February 1, 2009

Mighty Prayer: The Lord's Prayer

It is interesting to note how many times the Lord has commanded His people through the scriptures to “watch and pray.” To be exact, six times. And of these six times, five had reference to overcoming temptation. The sixth, having reference to watching and praying for the Savior’s Second Coming (see Mark 13:33). When the Lord repeats a saying six times it is in a sense the way the Lord tells us to note something of significance. Thus, watching and praying can have a considerable impact upon our lives.

How then can we learn to pray with the power and intent that the scriptures teach? How can we pray with such devotion that we cannot only avoid temptation, but receive answers to our prayers? How can we, through prayer, become one with the Lord? Like anything else in the gospel, the best way to learn something is by looking to others who knew how. Modeling our own prayers after those who knew can help us to gain the same strength and power that they had.

Not long after calling His disciples, Jesus ascended a mount and gave perhaps the most profound sermon ever recorded (see Matthew 5-7). Like, Moses of old who climbed Mt. Sinai to receive the Law, Jesus, the very Law Giver, ascended the mount to teach of the New Law. There on this small hill, overlooking the beautiful Sea of Galilee, the Lord taught of prayer. Those who had followed Him up the mount had climbed to see the Galilean, but those who listened with a pure heart, heard more than just a man; they heard the Son of God.

While upon the mount, that today is called Beatitudes, the Savior taught the Lord’s Prayer. In this prayer He said: “Our Father which art in heaven, Hallowed be thy name. Thy kingdom come. Thy will be done in earth, as it is in heaven. Give us this day our daily bread. And forgive us our debts, as we forgive our debtors. And lead us not into temptation, but deliver us from evil: For thine is the kingdom, and the power, and the glory, for ever. Amen” (Matthew 6:9-13).

Let us examine each part of the prayer, that we may better use it as a model for our own. The first thing the Lord does is to address the Father “Our Father which art in heaven.” Whereupon, He praises the name of God and acknowledges His role as Father and Ruler; “hallowed be thy name, Thy kingdom come.” This act of praise is often missing from our prayers. Praise helps us to elevate our minds to the greatness of God that we may better realize that we may place our faith in Him, for He is all-powerful and all-knowing. Praising Him helps us to recognize who He
really is.

The third step is to align our will with Him; “Thy will be done in earth, as it is in heaven.” In the heavens the angels obey the voice of God ("Thy will [is] done ... in heaven"). On earth man more often than not, ignores and disrespects the will of God. Thus, to pray with mighty prayer we must learn to align our will with that of God; in doing so we gain His attributes of power and knowledge. This means that when faced with challenges we can know that we will succeed because the Lord is on our side, “for with God all things are possible” (Mark 10:27).

Fourth, we are to ask for those things we need, both spiritual and physical,
and we are to realize from whom these blessings come; “give us this day our daily bread.” It is significant that Jesus asks for daily bread, for the only time that this had been previously done was when the Lord fed Israel with “daily bread” or manna (see Exodus 16:14-15). Later, Jesus compared Himself with this “daily bread” in His discourse on the Bread of Life (see John 6). Thus, to pray with mighty prayer, we are to ask for both our physical substance, but to also ask for the daily renewal of our spiritual substance.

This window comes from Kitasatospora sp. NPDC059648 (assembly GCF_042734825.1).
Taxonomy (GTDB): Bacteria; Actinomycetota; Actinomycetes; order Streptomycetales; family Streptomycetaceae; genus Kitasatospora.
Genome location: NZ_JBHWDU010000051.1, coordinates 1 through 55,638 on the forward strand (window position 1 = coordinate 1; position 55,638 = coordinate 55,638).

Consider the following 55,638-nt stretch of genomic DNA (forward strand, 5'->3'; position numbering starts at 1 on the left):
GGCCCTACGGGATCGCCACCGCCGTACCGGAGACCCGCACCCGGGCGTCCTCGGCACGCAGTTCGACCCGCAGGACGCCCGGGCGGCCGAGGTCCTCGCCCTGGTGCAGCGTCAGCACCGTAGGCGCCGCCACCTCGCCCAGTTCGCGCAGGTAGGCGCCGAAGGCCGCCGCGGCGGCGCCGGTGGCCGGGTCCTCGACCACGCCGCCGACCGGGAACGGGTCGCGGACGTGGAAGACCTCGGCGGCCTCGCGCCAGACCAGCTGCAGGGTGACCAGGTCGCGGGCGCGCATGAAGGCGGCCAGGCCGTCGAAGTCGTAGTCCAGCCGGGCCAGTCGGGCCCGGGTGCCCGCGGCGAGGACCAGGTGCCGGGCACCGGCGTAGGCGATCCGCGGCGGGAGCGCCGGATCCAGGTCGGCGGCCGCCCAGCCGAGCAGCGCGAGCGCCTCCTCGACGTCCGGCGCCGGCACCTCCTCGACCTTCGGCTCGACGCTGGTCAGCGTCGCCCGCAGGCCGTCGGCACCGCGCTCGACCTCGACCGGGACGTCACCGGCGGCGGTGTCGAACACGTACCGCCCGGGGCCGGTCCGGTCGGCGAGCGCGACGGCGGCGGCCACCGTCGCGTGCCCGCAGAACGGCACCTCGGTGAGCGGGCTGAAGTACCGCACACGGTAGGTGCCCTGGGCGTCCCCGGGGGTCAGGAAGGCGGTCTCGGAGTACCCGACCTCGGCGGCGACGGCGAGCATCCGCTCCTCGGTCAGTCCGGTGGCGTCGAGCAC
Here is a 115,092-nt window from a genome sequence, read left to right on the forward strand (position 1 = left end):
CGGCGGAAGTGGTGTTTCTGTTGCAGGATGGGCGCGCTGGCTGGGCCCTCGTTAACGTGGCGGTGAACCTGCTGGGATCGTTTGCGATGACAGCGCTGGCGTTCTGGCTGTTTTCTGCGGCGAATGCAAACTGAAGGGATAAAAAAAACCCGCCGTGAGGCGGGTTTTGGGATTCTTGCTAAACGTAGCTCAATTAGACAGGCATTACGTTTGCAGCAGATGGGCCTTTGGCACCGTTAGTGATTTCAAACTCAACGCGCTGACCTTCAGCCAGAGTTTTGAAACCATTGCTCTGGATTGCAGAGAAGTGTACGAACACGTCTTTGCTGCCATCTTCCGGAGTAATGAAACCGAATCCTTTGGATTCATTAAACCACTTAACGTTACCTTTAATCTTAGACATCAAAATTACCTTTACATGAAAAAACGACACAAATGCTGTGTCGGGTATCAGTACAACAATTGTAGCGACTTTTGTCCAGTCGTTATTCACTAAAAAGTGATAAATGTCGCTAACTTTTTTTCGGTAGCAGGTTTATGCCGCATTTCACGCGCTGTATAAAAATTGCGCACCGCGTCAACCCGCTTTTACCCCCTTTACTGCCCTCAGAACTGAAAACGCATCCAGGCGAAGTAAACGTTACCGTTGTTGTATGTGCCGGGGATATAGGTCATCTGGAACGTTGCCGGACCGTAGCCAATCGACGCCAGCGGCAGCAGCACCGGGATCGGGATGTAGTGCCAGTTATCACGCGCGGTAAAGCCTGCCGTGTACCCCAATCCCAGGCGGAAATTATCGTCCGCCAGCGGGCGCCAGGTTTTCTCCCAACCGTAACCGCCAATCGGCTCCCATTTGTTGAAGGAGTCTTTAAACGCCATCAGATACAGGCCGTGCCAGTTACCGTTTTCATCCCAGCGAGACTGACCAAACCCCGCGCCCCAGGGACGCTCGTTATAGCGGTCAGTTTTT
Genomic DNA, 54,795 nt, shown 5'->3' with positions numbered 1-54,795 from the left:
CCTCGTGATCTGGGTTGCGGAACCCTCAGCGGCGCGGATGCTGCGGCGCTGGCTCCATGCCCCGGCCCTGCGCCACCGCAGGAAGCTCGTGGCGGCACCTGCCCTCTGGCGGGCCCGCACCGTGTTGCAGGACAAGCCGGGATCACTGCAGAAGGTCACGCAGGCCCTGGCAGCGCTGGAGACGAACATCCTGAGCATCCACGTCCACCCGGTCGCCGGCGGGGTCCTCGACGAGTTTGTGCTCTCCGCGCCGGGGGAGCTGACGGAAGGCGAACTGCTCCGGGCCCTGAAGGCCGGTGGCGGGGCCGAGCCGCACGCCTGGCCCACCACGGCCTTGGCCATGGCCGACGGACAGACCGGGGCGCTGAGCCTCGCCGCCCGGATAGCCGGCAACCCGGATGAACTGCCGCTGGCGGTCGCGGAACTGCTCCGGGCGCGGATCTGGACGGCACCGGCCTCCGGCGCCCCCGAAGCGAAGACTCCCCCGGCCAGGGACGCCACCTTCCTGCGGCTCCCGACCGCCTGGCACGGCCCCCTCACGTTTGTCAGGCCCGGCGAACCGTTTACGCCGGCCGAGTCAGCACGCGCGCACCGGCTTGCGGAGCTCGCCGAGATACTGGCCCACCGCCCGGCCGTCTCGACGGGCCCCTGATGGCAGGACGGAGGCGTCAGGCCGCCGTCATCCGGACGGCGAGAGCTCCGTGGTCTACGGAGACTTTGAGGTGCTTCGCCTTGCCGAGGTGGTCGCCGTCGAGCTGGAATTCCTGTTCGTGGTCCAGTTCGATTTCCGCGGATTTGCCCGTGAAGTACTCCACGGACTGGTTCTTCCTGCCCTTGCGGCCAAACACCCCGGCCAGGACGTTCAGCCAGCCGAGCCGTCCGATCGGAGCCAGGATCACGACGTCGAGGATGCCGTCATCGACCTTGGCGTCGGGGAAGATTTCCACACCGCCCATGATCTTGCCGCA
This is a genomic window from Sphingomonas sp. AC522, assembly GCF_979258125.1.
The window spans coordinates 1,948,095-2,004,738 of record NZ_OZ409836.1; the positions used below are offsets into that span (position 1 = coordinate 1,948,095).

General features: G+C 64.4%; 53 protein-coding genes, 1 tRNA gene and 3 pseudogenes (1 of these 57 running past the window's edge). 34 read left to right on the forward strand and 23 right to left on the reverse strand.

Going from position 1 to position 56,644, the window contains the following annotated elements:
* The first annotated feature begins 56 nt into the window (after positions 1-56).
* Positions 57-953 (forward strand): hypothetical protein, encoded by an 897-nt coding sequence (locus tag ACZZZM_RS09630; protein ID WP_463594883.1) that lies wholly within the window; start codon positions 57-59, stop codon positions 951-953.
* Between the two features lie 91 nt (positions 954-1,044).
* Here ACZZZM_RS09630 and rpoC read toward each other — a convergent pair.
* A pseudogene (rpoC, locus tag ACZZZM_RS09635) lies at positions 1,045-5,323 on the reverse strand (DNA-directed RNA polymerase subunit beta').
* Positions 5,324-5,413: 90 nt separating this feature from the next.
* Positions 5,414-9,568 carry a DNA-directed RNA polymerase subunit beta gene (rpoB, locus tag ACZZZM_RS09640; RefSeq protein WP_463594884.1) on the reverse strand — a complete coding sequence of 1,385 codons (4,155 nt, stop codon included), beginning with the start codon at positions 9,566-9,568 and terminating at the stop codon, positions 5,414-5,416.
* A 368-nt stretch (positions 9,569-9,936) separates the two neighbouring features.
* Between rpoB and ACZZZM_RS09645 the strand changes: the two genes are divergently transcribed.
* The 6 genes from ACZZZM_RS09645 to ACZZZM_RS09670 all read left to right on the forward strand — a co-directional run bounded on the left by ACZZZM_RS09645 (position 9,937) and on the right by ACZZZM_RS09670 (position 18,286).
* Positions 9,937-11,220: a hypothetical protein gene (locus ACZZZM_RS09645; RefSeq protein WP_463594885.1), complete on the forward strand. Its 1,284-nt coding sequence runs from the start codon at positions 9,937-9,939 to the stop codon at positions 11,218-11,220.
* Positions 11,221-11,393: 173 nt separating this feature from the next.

Fifth, we are to forgive as we have been forgiven; “forgive us our debts, as we forgive our debtors.” We each have sinned before the Lord, and thus each need the grace and power of the Lord. How oft has He offered us His forgiveness to us? How oft has He extended His arm in mercy towards us? Thus, to be able to pray with true power, we must forgive others that we may gain His grace and forgiveness. This does two things, first it helps us be clean before Him, that we may stand spotless before Him. It also helps us to become like unto Him; and in doing so, we gain His attributes and His power.

The last step is to pray that the Father will “lead us not into temptation, but deliver us from evil.” Again, the Lord teaches that it is through prayer that we are delivered from temptation. It is through this unity of God and Man that we can gain His kingdom. “For thine is the kingdom, and the power, and the glory, for ever.” In these verses, note the placement of the colon. It is placed between “deliver us from evil” and “For thine is the kingdom, and power, and the glory.” We are released from temptation because it is through His power and through His glory. It is not on our own merits that we are saved, but through His. Note how here again the Lord teaches us of the importance of praise and of acknowledging the power of God. Thus, twice the Lord uses praise to gain access to the Father; He begins and concludes with words of praise.

By using the Lord’s Prayer as a template for our own, we learn that we must first, address the Father, then praise and recognize His power and divine role. We then are then to accept His will and ask for both our spiritual and physical substance. Then we are to ask for our own forgiveness and to then pardon those who may offend or hurt us. Finally, we are to pray that we may be lead not into temptation, but unto His Kingdom. As we learn to pattern our prayers after that of the Savior, we will truly learn how to become “mighty, even unto the power of deliverance” (1 Nephi 1:20).

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